We live in uncertain, challenging times, in which the issues of the nature and purpose of leisure are more complex than they were thirty years ago. Old convictions about the capacity of science and technology to solve our leisure ills and produce the leisure society have given way to fresh anxieties about the risks involved in some leisure forms, especially forms which are perceived to be deviant such as the recreational use of illicit drugs, and illegal downloading of music, film and software from the internet. The traditional confidence with which those in paid employment, their dependants and owners of capital asserted their right to leisure is now festooned with new worries. These include the casualization of paid employment and its implications for health and pension contributions, the environmental costs of leisure practice, various dietary risks, sexually transmitted illnesses and the persistence of inequality and the role of leisure multinationals in intensifying the development gap. The Charter for Leisure approved by the World Leisure board of directors in July 2000 submitted that ‘provisions for leisure for the quality of life are as important as those for health and education’.1 Yet scarcely any government has taken heed in respect of its public spending programme and, at the state level, the relationship between leisure and the quality of life generally remains poorly understood.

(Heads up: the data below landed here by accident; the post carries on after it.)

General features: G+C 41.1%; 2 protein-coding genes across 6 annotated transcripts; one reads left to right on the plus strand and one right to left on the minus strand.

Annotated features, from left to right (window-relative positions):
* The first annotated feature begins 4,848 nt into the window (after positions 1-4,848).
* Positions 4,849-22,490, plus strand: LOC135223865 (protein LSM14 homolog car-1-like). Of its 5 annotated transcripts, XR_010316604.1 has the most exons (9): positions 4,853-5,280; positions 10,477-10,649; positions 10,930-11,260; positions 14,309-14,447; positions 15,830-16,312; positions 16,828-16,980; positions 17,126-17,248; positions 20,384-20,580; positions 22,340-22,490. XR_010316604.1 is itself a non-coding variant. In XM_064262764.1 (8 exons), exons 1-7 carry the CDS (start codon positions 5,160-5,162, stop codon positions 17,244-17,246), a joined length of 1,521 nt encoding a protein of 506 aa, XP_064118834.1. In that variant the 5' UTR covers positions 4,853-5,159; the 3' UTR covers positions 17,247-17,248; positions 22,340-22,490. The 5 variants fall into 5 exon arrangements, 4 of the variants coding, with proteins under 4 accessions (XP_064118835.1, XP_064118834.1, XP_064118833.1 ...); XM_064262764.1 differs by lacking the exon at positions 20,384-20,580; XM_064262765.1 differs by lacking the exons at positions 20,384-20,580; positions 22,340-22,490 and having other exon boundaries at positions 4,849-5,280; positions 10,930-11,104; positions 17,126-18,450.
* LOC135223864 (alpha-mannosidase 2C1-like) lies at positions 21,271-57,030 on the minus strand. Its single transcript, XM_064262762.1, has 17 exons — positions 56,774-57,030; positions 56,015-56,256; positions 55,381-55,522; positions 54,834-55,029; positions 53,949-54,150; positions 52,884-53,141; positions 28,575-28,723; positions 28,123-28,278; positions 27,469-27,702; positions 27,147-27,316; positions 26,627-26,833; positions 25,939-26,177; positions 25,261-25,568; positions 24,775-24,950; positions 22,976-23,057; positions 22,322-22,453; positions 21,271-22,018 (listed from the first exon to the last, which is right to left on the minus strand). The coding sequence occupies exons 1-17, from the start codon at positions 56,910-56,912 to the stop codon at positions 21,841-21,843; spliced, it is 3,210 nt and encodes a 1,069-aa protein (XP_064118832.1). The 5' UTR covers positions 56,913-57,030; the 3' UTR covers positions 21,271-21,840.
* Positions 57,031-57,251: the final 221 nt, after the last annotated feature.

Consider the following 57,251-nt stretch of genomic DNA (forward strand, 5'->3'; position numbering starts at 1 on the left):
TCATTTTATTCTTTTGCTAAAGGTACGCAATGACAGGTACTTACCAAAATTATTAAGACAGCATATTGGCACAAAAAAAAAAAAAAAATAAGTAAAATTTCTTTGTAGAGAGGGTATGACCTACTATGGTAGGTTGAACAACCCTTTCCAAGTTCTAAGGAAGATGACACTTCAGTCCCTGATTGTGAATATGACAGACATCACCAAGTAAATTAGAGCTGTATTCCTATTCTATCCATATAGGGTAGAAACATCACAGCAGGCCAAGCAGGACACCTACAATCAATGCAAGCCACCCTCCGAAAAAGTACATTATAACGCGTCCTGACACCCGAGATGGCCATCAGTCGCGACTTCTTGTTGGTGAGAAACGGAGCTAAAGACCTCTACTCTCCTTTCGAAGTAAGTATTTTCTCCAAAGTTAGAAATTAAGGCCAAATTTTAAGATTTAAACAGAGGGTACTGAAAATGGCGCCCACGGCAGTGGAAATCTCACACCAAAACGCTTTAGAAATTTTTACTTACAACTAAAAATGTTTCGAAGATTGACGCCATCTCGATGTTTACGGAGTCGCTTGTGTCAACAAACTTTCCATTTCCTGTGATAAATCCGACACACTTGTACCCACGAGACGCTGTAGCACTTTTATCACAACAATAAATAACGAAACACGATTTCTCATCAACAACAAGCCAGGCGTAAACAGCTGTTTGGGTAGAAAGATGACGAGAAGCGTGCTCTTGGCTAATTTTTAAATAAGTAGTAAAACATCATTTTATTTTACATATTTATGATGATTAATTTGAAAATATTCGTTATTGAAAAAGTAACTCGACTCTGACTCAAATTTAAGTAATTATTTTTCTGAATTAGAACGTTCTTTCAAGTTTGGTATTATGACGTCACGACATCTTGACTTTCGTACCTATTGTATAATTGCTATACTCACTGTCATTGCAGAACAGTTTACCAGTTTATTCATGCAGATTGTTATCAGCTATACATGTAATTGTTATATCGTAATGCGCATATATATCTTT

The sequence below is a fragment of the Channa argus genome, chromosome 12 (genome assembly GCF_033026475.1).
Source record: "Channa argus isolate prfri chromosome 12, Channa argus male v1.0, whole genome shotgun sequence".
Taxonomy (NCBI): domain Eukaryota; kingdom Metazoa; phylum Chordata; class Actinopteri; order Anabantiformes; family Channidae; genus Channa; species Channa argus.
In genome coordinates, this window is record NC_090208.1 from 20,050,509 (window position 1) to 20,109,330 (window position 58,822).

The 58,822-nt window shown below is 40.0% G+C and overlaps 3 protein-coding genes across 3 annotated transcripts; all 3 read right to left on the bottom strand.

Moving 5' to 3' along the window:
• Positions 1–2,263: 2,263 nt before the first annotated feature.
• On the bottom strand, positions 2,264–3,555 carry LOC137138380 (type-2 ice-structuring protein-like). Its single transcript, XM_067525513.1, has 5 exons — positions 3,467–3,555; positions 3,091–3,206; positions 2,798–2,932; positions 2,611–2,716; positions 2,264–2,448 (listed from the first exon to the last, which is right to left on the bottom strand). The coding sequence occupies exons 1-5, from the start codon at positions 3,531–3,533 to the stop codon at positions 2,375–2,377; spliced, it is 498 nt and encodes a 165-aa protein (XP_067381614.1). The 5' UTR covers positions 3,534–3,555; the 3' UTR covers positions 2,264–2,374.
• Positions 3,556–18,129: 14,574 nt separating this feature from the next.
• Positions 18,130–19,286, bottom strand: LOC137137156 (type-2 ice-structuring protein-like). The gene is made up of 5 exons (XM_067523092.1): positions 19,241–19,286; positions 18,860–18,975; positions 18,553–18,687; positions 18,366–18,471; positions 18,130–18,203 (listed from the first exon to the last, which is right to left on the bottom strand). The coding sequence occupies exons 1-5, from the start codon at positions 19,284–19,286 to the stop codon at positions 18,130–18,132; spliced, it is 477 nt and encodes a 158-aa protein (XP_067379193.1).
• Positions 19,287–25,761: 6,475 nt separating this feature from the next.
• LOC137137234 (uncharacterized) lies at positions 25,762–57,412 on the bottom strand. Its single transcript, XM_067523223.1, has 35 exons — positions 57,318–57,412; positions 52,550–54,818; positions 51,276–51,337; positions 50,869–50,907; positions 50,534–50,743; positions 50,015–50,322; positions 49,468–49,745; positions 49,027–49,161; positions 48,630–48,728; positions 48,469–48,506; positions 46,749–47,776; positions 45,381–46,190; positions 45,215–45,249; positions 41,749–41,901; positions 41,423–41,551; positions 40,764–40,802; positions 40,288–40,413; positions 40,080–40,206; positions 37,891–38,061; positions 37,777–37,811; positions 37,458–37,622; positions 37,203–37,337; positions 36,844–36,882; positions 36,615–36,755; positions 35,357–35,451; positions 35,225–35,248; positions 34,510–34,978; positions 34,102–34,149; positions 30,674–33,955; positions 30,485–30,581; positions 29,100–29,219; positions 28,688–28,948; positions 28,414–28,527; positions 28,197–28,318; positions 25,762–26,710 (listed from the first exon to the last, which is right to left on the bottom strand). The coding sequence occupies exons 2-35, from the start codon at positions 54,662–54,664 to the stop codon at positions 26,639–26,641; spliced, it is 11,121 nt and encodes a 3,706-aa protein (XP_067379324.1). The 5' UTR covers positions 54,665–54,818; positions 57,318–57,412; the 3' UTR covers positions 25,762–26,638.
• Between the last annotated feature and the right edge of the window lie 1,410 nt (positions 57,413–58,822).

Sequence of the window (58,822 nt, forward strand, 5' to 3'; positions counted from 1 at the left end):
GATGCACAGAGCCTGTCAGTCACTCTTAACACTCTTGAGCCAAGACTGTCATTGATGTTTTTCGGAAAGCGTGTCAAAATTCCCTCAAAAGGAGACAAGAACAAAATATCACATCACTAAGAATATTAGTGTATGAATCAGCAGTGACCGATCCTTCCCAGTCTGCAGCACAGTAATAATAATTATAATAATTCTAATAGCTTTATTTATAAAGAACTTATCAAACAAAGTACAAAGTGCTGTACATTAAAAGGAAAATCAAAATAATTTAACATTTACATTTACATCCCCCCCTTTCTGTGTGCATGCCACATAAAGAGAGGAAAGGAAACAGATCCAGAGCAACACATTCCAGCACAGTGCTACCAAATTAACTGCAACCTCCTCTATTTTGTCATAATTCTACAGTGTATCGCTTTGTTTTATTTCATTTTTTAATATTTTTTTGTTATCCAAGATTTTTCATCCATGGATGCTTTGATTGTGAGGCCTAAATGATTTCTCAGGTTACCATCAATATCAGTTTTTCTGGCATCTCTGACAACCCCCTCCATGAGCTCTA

KeywordsOzone Income Carbon Monoxide Smoke Defend
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